Five rules to not be the American Putin wants you to be

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On the roster: Five rules to not be the American Putin wants you to be - Guilty plea expected from former top Trump aide – McConnell blunt: Odds say GOP will lose seats - Trading partners ready retaliations for trump tariffs - Skiing savant

President Trump
 over the weekend had much advice for American voters, most of it adding up to the not-so-surprising thesis that he and his party are good and his critics are bad.

Trump’s ability to shock, fascinate and inflame via Twitter is not what it once was. This relates both to the sameness of his material and the degree to which the medium has become such a warren of trolls that it takes quite a bit to appall anymore. When Gallagher smashed his 10,000th watermelon, the seeds just didn’t splatter like they used to.

But, in attacking Congress and law enforcement agencies for their investigations into Russian meddling, Trump said something undeniably true about the larger issue: “They are laughing their asses off in Moscow. Get smart America!”

Aside from his usual attacks on the FBI and congressional committees, Trump also denounced “party hatred” in his tweet about these hypothetical hysterical, buttless Russians. While Democrats may not be willing to take advice about political hate from a guy who drinks partisan vitriol like it was Carnation Instant Breakfast, they should.

And so should we all.

The world will never know exactly how many votes Russian interference cost Hillary Clinton in 2016, even though she and her erstwhile campaign staff are certain they know leaked email hacks, troll farms and the like added up to at least the 80,000 votes by which she fell short in the Upper Midwest.

That’s a comforting belief for them, no doubt. But it’s hardly a useful discussion. Barring credible evidence of vote rigging or fraud — and maybe sometimes even in the face of such evidence — candidates do better by the nation to leave past election results in the past.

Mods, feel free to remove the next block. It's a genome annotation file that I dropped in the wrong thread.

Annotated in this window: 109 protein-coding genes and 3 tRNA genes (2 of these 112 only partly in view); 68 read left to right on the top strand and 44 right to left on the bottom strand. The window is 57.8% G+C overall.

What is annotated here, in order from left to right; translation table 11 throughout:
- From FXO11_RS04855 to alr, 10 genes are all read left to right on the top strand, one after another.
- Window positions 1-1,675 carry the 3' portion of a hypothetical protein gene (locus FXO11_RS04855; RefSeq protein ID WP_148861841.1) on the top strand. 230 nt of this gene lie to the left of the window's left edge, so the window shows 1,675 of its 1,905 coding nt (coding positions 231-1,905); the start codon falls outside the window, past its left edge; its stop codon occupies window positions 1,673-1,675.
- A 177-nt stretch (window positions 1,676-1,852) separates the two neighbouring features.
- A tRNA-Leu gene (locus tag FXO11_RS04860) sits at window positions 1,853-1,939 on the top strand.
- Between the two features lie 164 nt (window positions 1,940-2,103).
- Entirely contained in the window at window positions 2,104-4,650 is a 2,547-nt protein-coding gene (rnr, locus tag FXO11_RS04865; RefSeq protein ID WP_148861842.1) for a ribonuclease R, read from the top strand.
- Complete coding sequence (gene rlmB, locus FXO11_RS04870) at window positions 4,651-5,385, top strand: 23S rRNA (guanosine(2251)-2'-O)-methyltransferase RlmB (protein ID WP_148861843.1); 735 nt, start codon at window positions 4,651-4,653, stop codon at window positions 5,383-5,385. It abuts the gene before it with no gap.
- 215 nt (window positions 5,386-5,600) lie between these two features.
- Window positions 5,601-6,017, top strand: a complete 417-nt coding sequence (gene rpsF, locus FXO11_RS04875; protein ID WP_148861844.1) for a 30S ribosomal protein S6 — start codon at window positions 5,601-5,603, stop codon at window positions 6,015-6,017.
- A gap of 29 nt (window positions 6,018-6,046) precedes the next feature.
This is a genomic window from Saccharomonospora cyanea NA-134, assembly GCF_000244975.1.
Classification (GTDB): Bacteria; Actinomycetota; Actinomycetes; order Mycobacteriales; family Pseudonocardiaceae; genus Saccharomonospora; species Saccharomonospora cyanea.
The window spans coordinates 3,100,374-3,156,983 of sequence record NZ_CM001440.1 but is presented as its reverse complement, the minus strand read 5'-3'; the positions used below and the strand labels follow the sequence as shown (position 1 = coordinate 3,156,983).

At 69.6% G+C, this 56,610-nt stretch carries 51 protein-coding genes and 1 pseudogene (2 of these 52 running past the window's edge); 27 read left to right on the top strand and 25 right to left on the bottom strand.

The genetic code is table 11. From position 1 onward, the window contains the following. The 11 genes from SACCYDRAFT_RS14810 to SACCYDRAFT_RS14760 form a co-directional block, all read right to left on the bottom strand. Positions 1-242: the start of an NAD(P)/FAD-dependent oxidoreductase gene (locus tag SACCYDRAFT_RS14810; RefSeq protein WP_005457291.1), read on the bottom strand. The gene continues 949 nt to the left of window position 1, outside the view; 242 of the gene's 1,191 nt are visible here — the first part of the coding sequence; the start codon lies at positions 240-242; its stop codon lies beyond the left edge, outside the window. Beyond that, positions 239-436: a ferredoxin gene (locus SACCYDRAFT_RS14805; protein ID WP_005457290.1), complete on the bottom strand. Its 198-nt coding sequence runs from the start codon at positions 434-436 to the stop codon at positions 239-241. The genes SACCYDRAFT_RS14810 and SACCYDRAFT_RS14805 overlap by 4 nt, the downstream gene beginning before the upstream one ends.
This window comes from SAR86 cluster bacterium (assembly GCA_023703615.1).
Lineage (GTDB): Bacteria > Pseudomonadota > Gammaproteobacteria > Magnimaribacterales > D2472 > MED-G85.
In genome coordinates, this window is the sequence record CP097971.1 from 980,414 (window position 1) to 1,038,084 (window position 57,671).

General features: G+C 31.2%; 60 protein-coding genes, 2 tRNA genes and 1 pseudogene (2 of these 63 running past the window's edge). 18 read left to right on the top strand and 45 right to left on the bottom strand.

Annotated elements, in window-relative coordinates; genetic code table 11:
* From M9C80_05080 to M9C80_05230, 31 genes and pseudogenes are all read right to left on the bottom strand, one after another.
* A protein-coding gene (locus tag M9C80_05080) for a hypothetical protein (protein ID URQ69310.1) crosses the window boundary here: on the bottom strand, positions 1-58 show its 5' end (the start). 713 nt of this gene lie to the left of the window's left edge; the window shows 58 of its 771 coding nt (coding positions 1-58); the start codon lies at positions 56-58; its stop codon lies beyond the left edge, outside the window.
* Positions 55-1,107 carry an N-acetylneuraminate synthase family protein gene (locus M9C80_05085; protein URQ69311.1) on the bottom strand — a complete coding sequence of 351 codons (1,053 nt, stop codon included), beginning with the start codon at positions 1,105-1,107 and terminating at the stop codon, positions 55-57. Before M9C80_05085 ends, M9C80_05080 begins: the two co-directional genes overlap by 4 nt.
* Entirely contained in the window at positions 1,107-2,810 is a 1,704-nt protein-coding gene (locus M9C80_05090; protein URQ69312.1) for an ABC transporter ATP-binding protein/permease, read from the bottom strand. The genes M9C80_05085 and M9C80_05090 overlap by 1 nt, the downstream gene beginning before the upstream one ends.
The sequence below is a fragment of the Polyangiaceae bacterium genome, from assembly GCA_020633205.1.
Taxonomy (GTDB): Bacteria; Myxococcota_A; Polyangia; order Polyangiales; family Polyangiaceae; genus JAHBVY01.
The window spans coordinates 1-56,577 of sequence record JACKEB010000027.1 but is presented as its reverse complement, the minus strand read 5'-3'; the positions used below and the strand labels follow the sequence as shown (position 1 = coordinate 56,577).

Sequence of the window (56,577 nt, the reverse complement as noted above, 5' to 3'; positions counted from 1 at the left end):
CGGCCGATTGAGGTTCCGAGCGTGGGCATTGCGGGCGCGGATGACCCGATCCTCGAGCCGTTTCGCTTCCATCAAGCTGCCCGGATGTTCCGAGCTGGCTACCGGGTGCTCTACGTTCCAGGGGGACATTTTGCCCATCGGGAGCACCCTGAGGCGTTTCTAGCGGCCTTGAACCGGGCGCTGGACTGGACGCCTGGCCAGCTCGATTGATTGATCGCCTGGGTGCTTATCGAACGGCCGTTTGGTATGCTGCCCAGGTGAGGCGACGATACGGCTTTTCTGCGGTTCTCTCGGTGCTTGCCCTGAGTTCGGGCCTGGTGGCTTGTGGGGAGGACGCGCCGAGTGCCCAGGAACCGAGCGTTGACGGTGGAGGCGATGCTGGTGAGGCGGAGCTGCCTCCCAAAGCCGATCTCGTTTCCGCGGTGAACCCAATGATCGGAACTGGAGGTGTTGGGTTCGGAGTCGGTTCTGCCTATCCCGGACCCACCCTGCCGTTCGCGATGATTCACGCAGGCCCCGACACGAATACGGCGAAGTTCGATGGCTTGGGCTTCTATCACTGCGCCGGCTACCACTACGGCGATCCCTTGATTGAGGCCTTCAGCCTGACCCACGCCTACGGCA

But on the general Russian effort to see division, distrust and chaos in the American political and electoral systems, the Kremlin got tremendous return on its investment.

Russian operatives didn’t need to do a great deal of research to discover what we have known for a decade or more: Reflexive, stubbornly angry factions are ripping apart our culture.

Nor is it hard for Russians to find the issues about which it is easiest to elicit the desired reflexes among Americans. Just as it had been under the Soviet regime, issues of race and ethnicity are the most obvious opportunities for goading us into destructive factions.

There’s a reason that the Russians were posing as racists, black and white. It is the rawest nerve in our system.

But perhaps the next best place to find Americans at their angriest and most unyielding is over firearms. Even getting Americans to agree on the terms involved is next to impossible, let alone what kind of remedies to pursue for this plague of mass shootings.

Considering that this is exactly what our enemies want, wouldn’t the most patriotic thing be to deny them another easy victory? At the very least, shouldn’t we make it harder for them? If knowing that Kremlin wants us to have a stupid, destructive discourse, what else would it take to convince you that cruelty and incivility are harming our country?

With that in mind, Halftime Report would submit some rules for people who may be passionate about their ideas, but who are also passionate about preserving this “last, best hope of earth.” Or, as another president put it, “Get smart America!”